Femoral Neck Fracture in a 79-Year-Old Woman

Helen Kenealy, BHB, MBchB


April 30, 2015

Editor's Note: The Case Challenge series includes difficult-to-diagnose conditions, some of which are not frequently encountered by most clinicians but are nonetheless important to accurately recognize. Test your diagnostic and treatment skills using the following patient scenario and corresponding questions. If you have a case you would like to suggest for a future Case Challenge, please contact us.


A 79-year-old woman presents to the emergency department with left hip pain. She mildly twisted her left leg 3 days ago and has since had increasing pain and difficulty walking. The pain is sharp and radiates down to her left knee. It is mild when she is at rest, but it becomes severe when she attempts to walk. She has not had any weakness or numbness, and denies having had any fever. She has not had any direct trauma to the hip or falls, and there has not been any notable swelling of the leg, skin changes, or rash.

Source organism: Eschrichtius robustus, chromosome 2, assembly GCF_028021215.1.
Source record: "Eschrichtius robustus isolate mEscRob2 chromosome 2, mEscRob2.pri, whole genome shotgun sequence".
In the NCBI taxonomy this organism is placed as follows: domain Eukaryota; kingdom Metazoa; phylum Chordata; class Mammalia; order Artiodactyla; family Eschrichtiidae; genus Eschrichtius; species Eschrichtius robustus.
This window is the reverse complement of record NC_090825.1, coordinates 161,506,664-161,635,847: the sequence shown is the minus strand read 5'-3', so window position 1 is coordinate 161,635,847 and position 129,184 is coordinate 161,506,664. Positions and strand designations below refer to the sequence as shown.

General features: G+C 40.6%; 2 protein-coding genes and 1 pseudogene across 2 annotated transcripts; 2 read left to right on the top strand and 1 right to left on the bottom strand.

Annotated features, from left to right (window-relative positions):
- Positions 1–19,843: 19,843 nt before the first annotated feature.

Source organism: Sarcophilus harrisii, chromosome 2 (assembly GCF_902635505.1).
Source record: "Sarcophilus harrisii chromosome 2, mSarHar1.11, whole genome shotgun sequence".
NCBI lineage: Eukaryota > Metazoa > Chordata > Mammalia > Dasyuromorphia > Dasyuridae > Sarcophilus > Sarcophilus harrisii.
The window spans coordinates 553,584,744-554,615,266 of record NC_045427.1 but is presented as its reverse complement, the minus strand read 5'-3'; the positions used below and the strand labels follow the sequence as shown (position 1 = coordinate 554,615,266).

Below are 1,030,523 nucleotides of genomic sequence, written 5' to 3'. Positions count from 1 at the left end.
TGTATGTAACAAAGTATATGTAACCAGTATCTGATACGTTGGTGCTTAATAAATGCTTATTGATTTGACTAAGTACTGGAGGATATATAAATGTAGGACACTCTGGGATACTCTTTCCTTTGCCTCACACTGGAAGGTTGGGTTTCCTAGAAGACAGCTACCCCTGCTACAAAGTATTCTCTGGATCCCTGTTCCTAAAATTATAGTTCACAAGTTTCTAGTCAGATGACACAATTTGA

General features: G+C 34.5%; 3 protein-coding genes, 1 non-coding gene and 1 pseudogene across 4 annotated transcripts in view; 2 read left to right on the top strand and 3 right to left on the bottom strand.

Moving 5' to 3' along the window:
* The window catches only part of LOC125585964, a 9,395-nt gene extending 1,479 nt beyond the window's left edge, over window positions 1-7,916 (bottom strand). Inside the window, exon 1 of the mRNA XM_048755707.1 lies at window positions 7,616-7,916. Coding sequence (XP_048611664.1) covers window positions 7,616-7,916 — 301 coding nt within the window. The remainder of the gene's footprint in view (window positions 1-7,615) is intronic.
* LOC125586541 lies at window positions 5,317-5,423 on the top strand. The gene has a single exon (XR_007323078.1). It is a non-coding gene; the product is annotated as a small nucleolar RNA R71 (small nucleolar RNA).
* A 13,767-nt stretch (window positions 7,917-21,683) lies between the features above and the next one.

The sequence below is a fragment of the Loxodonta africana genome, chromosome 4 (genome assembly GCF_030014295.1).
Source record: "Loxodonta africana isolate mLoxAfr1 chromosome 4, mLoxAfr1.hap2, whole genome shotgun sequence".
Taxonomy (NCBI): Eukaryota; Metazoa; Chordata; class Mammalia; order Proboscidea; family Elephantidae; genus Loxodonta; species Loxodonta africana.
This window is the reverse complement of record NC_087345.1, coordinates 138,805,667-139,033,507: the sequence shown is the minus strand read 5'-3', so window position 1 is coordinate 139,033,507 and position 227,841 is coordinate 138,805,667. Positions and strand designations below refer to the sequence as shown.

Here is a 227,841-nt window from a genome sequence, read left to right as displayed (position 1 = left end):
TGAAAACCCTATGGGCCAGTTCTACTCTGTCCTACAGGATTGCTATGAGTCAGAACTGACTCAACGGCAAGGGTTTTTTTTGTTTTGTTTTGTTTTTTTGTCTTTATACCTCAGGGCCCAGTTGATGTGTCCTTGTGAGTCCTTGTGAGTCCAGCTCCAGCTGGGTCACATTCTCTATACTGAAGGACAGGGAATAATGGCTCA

The patient has unintentionally lost 8.8 lb over the past 6 months. She denies having any nausea, vomiting, night sweats, cough, or shortness of breath. She has a history of multiple rib fractures that resulted from vigorous coughing 2 years ago; at that time, she was diagnosed with osteoporosis as the cause of these fractures. She denies having had any other previous fractures.

The patient's medical history also includes chronic obstructive pulmonary disease, although she has never been a smoker. She also has known osteoarthritis of the hips, scoliosis of the thoracic spine, and a presumptive diagnosis of Paget disease on the basis of a single elevated serum alkaline phosphatase level.

The patient's medications include budesonide/formoterol (Symbicort®) and terbutaline inhalers, oral calcium and vitamin D supplements, and weekly alendronate (Fosamax®). A bisphosphonate was started after dual-energy x-ray absorptiometry (DXA) showed a T score of -2, which is consistent with osteopenia.

Both her mother and sister broke their hips later in their lives.

The patient lives independently and is still driving. She denies experiencing physical abuse, and the family members who have accompanied her in the emergency department show concern for her.


Comments on Medscape are moderated and should be professional in tone and on topic. You must declare any conflicts of interest related to your comments and responses. Please see our Commenting Guide for further information. We reserve the right to remove posts at our sole discretion.
Post as: